have your performed some mesh refinement on selected outer blocks of o-grid of small pipes? seems so.

if that's not the case, better share your blocking file and geometry here, i'll love to help you out.

regards,
Attique J.
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Old   July 20, 2017, 06:10
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Hi Max,

regarding your skewed blocks,
you need to align the vertices properly. As i can see in icem-block-splitting-blocking-ogrids.jpg you only cut the pertruded blocks. This is sometimes helpful to keep the block count low. But in this case you see it would be helpful if you extend the cuts (there is a feature doing this), then you will have vertices which you can properly align with "move vertex". Then your mesh can be made straight.

In the third picture, you see some hanging nodes. The reason is, that you somehow changed the level of refinement of the surrounding blocks. Some solver can work with these hanging nodes, some don't. In case you want to reduce the element density in the central block while maintaining the density around, you may use an advanced technique called clamping. In your case you need a reversed clamping technique.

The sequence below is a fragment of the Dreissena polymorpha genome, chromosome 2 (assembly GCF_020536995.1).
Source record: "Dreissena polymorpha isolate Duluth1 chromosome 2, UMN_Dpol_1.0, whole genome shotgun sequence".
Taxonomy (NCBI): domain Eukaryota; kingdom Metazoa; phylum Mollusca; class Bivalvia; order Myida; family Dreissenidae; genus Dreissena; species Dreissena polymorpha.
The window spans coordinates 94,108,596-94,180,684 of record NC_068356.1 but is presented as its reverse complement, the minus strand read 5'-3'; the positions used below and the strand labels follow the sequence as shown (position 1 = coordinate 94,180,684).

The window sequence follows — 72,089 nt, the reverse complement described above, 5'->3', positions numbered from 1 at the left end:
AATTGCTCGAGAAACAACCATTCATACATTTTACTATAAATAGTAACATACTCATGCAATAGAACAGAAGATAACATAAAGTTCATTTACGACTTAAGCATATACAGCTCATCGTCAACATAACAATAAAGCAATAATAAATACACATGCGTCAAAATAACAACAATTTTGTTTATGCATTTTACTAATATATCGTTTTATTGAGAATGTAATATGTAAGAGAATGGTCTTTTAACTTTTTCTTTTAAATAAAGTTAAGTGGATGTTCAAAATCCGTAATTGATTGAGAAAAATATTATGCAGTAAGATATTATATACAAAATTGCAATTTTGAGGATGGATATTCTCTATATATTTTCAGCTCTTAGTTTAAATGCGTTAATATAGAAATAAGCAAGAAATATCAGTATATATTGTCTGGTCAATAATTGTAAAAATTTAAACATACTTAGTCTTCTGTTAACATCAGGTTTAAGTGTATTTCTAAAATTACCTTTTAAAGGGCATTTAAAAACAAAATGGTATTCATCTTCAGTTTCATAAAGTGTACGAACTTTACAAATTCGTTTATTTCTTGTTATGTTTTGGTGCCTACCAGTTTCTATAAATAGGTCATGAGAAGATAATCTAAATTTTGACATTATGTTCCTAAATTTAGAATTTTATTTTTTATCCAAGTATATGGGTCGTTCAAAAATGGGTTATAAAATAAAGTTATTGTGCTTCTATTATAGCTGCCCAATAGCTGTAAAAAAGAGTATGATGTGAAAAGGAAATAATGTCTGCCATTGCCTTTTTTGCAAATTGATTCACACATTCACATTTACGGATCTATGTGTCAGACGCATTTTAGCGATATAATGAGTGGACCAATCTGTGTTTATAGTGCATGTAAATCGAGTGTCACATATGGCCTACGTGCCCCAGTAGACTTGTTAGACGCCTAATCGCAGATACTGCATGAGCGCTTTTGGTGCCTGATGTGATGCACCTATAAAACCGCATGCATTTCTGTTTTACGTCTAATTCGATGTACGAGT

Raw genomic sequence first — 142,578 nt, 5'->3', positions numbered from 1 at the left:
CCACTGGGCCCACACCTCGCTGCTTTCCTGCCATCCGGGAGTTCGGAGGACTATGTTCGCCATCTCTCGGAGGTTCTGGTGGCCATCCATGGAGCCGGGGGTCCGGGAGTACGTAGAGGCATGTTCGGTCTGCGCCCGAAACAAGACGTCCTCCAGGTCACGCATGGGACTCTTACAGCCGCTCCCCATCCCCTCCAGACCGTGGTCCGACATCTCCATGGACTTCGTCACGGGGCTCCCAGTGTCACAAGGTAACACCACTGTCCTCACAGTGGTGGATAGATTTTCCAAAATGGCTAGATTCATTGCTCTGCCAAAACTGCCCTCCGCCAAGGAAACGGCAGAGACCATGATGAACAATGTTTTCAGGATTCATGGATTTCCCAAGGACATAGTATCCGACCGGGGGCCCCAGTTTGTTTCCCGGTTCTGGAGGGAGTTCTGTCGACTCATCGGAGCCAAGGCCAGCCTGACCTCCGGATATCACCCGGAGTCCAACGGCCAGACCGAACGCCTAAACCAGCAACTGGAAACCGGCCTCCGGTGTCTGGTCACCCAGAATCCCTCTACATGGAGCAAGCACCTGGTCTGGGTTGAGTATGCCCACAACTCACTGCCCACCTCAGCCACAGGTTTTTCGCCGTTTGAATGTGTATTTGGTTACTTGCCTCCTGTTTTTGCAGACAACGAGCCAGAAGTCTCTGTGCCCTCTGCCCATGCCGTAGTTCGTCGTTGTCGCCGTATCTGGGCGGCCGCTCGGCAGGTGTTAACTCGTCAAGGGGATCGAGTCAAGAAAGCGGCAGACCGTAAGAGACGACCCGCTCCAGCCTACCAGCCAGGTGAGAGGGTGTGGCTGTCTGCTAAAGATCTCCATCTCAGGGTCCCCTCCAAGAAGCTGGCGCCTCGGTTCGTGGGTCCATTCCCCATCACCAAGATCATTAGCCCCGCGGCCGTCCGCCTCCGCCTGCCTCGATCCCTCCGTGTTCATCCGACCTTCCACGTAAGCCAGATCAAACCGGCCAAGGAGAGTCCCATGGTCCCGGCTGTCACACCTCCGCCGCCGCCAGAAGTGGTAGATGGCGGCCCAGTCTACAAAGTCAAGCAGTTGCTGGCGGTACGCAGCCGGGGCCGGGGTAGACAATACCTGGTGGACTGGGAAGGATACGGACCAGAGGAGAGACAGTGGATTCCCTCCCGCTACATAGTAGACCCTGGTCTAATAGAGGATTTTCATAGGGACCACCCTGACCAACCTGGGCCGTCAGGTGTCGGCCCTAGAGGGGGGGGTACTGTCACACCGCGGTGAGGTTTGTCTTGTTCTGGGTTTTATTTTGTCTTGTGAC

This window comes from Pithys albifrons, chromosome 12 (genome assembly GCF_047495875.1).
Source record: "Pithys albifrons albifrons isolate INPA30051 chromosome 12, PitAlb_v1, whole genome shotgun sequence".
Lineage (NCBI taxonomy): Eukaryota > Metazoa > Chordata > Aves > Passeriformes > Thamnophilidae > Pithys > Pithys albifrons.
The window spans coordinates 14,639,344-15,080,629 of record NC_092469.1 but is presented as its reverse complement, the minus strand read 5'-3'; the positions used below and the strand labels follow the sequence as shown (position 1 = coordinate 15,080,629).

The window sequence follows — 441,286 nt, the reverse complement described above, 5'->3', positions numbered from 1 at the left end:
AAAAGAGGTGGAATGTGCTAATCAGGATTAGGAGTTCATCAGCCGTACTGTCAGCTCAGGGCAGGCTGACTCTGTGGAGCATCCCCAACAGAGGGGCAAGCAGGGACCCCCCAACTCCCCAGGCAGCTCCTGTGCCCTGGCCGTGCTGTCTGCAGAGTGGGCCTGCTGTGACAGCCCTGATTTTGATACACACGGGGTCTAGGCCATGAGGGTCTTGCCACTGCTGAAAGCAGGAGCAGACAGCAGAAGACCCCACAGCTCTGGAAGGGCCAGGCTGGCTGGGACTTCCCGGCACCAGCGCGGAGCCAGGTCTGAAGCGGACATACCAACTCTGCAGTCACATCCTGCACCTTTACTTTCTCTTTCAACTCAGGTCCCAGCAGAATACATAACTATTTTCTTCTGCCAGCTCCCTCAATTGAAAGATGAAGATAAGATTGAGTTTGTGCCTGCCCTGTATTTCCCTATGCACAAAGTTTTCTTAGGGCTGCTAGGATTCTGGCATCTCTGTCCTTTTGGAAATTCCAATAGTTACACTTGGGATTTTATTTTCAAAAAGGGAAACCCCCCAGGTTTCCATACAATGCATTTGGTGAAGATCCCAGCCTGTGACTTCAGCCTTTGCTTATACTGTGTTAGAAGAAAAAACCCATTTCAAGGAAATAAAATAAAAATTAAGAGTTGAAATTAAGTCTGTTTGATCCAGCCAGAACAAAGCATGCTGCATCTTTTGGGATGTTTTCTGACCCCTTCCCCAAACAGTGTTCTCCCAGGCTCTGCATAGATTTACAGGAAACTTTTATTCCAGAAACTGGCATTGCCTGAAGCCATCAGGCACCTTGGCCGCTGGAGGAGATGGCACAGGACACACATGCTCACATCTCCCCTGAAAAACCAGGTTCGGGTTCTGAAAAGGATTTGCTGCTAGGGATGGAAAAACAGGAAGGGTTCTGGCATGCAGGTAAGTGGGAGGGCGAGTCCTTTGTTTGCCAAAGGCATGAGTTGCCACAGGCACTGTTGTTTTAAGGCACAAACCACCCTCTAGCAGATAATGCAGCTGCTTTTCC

I just had a good read on this topic the other week http://blog.gridpro.com/nesting/
have a look at figure 5a. The other stuff might be too much effort for you case.

In general your present blocking is a big improvement over your first attempts!